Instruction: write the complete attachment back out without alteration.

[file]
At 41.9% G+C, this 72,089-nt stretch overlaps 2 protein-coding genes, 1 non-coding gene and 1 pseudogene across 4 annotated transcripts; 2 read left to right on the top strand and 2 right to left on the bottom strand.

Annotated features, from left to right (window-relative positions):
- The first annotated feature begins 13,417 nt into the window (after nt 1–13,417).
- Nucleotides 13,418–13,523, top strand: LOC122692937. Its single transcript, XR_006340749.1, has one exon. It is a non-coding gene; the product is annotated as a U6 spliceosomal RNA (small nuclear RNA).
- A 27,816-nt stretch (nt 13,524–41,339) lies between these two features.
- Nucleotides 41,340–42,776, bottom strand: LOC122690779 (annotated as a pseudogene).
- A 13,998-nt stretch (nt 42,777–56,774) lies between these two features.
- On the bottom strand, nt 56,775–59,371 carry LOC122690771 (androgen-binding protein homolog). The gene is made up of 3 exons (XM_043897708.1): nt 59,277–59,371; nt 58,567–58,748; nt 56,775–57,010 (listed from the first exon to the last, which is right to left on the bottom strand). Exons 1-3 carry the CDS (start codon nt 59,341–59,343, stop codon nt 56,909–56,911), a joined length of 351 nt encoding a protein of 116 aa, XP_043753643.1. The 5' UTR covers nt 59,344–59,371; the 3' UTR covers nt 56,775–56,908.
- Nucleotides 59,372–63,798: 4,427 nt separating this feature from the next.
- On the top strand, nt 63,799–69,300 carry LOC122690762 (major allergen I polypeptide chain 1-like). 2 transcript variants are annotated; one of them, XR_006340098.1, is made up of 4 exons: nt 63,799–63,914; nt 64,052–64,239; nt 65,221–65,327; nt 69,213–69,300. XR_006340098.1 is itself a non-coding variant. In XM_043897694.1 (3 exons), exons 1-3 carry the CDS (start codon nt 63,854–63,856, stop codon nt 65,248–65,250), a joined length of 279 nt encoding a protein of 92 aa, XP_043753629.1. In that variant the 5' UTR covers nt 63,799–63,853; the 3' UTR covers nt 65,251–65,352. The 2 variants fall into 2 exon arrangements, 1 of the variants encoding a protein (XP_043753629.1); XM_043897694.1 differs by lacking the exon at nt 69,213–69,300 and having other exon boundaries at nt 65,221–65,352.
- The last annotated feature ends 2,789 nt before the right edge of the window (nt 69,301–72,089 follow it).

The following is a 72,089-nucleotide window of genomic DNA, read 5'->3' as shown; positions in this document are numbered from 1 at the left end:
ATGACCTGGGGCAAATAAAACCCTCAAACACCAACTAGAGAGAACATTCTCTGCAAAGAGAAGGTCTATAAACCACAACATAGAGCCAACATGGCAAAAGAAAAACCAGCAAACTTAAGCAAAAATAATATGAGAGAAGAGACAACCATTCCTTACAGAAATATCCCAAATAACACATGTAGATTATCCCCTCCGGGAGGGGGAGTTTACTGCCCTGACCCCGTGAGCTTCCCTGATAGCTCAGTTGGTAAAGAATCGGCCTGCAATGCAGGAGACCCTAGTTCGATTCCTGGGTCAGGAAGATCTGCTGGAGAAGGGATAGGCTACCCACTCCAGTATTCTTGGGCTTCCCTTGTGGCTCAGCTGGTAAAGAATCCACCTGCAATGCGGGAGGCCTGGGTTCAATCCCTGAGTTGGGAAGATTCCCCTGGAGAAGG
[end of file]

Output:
At 41.9% G+C, this 72,089-nt stretch overlaps 2 protein-coding genes, 1 non-coding gene and 1 pseudogene across 4 annotated transcripts; 2 read left to right on the top strand and 2 right to left on the bottom strand.

Annotated features, from left to right (window-relative positions):
- The first annotated feature begins 13,417 nt into the window (after nt 1–13,417).
- Nucleotides 13,418–13,523, top strand: LOC122692937. Its single transcript, XR_006340749.1, has one exon. It is a non-coding gene; the product is annotated as a U6 spliceosomal RNA (small nuclear RNA).
- A 27,816-nt stretch (nt 13,524–41,339) lies between these two features.
- Nucleotides 41,340–42,776, bottom strand: LOC122690779 (annotated as a pseudogene).
- A 13,998-nt stretch (nt 42,777–56,774) lies between these two features.
- On the bottom strand, nt 56,775–59,371 carry LOC122690771 (androgen-binding protein homolog). The gene is made up of 3 exons (XM_043897708.1): nt 59,277–59,371; nt 58,567–58,748; nt 56,775–57,010 (listed from the first exon to the last, which is right to left on the bottom strand). Exons 1-3 carry the CDS (start codon nt 59,341–59,343, stop codon nt 56,909–56,911), a joined length of 351 nt encoding a protein of 116 aa, XP_043753643.1. The 5' UTR covers nt 59,344–59,371; the 3' UTR covers nt 56,775–56,908.
- Nucleotides 59,372–63,798: 4,427 nt separating this feature from the next.
- On the top strand, nt 63,799–69,300 carry LOC122690762 (major allergen I polypeptide chain 1-like). 2 transcript variants are annotated; one of them, XR_006340098.1, is made up of 4 exons: nt 63,799–63,914; nt 64,052–64,239; nt 65,221–65,327; nt 69,213–69,300. XR_006340098.1 is itself a non-coding variant. In XM_043897694.1 (3 exons), exons 1-3 carry the CDS (start codon nt 63,854–63,856, stop codon nt 65,248–65,250), a joined length of 279 nt encoding a protein of 92 aa, XP_043753629.1. In that variant the 5' UTR covers nt 63,799–63,853; the 3' UTR covers nt 65,251–65,352. The 2 variants fall into 2 exon arrangements, 1 of the variants encoding a protein (XP_043753629.1); XM_043897694.1 differs by lacking the exon at nt 69,213–69,300 and having other exon boundaries at nt 65,221–65,352.
- The last annotated feature ends 2,789 nt before the right edge of the window (nt 69,301–72,089 follow it).

The following is a 72,089-nucleotide window of genomic DNA, read 5'->3' as shown; positions in this document are numbered from 1 at the left end:
ATGACCTGGGGCAAATAAAACCCTCAAACACCAACTAGAGAGAACATTCTCTGCAAAGAGAAGGTCTATAAACCACAACATAGAGCCAACATGGCAAAAGAAAAACCAGCAAACTTAAGCAAAAATAATATGAGAGAAGAGACAACCATTCCTTACAGAAATATCCCAAATAACACATGTAGATTATCCCCTCCGGGAGGGGGAGTTTACTGCCCTGACCCCGTGAGCTTCCCTGATAGCTCAGTTGGTAAAGAATCGGCCTGCAATGCAGGAGACCCTAGTTCGATTCCTGGGTCAGGAAGATCTGCTGGAGAAGGGATAGGCTACCCACTCCAGTATTCTTGGGCTTCCCTTGTGGCTCAGCTGGTAAAGAATCCACCTGCAATGCGGGAGGCCTGGGTTCAATCCCTGAGTTGGGAAGATTCCCCTGGAGAAGG